Given the close scores, the plaintiff challenged the assessment on the “Phasing of the Works” category, wherein it the evaluation panel (referred to in the decision as the EP) awarded it four out of a possible five points:

The issue in respect of question 3.01 relates only to how the plaintiff’s response to the first element was assessed.
In answer to 3.01(a) the plaintiff provided a response which can be related sequentially to each of the indicators listed at 3.01(a).  The indicators referred to for this particular aspect were:
  1. Phasing of the Works.
  2. Construction activities in close proximity to residential housing (Little George Street).
  3. Environmental health restrictions on working hours.
  4. Traffic management requirements for the A12 Westlink.
  5. Diversions of statutory undertaker apparatus and existing motorway communication equipment.
  6. Measures to ensure community liaison.
In terms of the plaintiff’s challenge to the evaluation, its complaint related to how the EP assessed that part of the response which dealt with the first indicator “phasing of the works”.  This arises because of the way in which the debrief has been composed by the defendant.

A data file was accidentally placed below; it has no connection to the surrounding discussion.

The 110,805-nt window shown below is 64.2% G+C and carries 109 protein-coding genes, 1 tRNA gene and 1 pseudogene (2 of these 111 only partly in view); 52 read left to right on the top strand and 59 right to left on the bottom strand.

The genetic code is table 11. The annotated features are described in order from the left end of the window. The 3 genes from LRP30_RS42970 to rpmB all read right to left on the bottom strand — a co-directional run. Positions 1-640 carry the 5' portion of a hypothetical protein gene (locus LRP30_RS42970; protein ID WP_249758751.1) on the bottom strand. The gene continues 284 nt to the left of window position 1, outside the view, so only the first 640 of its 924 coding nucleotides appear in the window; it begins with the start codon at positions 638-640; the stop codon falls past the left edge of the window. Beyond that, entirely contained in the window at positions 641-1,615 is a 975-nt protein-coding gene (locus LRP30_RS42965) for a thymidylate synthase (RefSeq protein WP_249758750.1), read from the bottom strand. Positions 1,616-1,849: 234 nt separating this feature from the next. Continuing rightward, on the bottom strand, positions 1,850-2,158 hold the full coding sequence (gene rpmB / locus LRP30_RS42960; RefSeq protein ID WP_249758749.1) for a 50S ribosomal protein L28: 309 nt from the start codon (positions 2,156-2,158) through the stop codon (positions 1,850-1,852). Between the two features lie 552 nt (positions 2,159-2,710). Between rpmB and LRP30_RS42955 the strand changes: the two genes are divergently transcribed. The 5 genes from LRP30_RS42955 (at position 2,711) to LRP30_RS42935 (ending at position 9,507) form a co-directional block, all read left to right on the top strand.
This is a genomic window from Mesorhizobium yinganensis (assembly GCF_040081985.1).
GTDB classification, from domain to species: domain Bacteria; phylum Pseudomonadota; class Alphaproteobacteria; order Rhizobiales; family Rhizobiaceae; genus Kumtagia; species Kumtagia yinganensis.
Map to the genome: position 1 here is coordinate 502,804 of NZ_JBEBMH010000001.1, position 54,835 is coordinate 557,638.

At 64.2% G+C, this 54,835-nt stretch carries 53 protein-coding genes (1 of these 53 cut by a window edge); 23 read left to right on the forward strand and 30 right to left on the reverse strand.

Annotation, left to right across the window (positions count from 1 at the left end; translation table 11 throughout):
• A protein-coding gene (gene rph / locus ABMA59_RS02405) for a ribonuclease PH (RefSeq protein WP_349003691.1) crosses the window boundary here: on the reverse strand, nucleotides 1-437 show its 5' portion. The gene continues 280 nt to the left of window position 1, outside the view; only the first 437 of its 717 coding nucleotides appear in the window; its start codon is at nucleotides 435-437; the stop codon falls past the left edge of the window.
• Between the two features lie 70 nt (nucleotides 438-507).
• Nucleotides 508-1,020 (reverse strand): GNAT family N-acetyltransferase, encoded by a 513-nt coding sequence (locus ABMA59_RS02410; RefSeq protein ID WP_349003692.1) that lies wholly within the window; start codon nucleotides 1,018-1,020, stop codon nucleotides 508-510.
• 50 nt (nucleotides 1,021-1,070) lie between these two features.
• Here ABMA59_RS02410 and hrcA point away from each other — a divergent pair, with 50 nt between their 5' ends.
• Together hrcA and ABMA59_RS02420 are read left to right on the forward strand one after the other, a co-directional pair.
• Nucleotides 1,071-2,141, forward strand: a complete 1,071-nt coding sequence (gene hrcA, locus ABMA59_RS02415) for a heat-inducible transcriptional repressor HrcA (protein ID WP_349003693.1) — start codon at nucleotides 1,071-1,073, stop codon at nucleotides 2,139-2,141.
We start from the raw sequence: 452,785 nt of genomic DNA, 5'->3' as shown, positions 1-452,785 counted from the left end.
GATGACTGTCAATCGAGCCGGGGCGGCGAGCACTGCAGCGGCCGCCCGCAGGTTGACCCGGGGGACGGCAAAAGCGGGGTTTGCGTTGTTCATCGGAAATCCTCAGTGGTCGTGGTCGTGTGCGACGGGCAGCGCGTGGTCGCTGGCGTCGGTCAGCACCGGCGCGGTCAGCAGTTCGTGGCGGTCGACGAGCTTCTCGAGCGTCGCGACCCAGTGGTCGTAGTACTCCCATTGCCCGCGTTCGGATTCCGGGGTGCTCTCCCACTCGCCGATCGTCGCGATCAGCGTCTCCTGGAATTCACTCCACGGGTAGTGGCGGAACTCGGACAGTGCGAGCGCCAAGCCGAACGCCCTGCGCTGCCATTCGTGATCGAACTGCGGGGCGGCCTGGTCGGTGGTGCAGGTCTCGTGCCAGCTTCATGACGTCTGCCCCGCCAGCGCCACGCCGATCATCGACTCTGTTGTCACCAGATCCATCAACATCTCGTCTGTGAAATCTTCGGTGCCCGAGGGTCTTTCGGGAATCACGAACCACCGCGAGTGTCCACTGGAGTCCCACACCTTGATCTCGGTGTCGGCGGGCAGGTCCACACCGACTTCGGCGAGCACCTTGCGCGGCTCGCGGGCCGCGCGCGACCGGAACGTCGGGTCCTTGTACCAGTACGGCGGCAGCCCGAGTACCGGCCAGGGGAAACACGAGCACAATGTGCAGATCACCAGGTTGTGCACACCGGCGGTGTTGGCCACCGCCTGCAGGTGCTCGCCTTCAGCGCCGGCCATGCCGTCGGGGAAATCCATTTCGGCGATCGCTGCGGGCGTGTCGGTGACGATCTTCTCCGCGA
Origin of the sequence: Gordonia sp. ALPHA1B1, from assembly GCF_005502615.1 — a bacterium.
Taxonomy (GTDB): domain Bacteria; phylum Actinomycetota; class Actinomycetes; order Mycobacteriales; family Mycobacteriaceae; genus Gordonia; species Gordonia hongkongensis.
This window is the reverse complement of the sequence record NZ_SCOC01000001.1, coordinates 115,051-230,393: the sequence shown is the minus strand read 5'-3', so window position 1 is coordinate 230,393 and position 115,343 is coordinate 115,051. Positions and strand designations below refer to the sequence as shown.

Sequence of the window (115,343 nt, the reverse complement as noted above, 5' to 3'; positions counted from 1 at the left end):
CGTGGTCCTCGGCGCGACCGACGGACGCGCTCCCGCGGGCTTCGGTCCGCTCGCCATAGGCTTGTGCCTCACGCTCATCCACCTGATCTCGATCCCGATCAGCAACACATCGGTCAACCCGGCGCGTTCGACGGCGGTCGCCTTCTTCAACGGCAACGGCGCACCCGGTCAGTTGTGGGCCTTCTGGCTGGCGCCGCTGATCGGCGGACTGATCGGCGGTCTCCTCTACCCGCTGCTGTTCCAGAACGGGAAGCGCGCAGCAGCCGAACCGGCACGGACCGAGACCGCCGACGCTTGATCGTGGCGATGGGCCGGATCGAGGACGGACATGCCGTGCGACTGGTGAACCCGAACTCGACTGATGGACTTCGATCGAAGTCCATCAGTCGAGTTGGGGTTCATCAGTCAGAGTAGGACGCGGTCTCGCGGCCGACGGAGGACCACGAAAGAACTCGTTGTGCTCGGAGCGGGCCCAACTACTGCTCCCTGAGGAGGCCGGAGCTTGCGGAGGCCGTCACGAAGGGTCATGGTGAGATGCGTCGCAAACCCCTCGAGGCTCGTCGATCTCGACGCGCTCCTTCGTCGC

As regards the answer given to question 3.01, the debrief states:
“Very good response with all indicators adequately addressed with the majority in detail. (a) North Queen Street – Indicator 1 – Lacks detail of component steps associated with activity phasing eg erection of bridge beams and parapets, completion of bridge widening.”
The overall score given by the EP for this question was a 4.  It therefore appears to be the case that the only criticism which could give rise to a score of 4 (as against a 5) was that recorded by the EP and referred to above which relates alone to Indicator 1 in connection with that part of the response dealing with North Queen Street.